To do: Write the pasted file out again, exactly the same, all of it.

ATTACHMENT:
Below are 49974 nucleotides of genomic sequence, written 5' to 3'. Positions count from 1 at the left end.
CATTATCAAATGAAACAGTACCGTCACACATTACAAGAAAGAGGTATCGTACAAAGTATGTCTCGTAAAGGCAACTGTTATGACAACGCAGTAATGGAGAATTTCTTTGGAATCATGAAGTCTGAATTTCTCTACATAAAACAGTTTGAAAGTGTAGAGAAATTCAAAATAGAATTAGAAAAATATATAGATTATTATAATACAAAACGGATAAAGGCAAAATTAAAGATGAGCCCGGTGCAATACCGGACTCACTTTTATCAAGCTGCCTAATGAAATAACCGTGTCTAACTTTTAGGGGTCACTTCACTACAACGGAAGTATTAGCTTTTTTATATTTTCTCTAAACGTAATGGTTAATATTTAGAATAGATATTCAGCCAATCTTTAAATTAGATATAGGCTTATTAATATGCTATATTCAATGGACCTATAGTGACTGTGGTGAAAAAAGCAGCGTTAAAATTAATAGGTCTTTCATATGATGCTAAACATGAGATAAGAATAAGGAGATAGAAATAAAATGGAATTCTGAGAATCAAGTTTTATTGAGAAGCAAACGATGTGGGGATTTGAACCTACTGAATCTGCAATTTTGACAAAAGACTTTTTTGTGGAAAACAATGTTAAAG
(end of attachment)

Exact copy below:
Below are 49974 nucleotides of genomic sequence, written 5' to 3'. Positions count from 1 at the left end.
CATTATCAAATGAAACAGTACCGTCACACATTACAAGAAAGAGGTATCGTACAAAGTATGTCTCGTAAAGGCAACTGTTATGACAACGCAGTAATGGAGAATTTCTTTGGAATCATGAAGTCTGAATTTCTCTACATAAAACAGTTTGAAAGTGTAGAGAAATTCAAAATAGAATTAGAAAAATATATAGATTATTATAATACAAAACGGATAAAGGCAAAATTAAAGATGAGCCCGGTGCAATACCGGACTCACTTTTATCAAGCTGCCTAATGAAATAACCGTGTCTAACTTTTAGGGGTCACTTCACTACAACGGAAGTATTAGCTTTTTTATATTTTCTCTAAACGTAATGGTTAATATTTAGAATAGATATTCAGCCAATCTTTAAATTAGATATAGGCTTATTAATATGCTATATTCAATGGACCTATAGTGACTGTGGTGAAAAAAGCAGCGTTAAAATTAATAGGTCTTTCATATGATGCTAAACATGAGATAAGAATAAGGAGATAGAAATAAAATGGAATTCTGAGAATCAAGTTTTATTGAGAAGCAAACGATGTGGGGATTTGAACCTACTGAATCTGCAATTTTGACAAAAGACTTTTTTGTGGAAAACAATGTTAAAG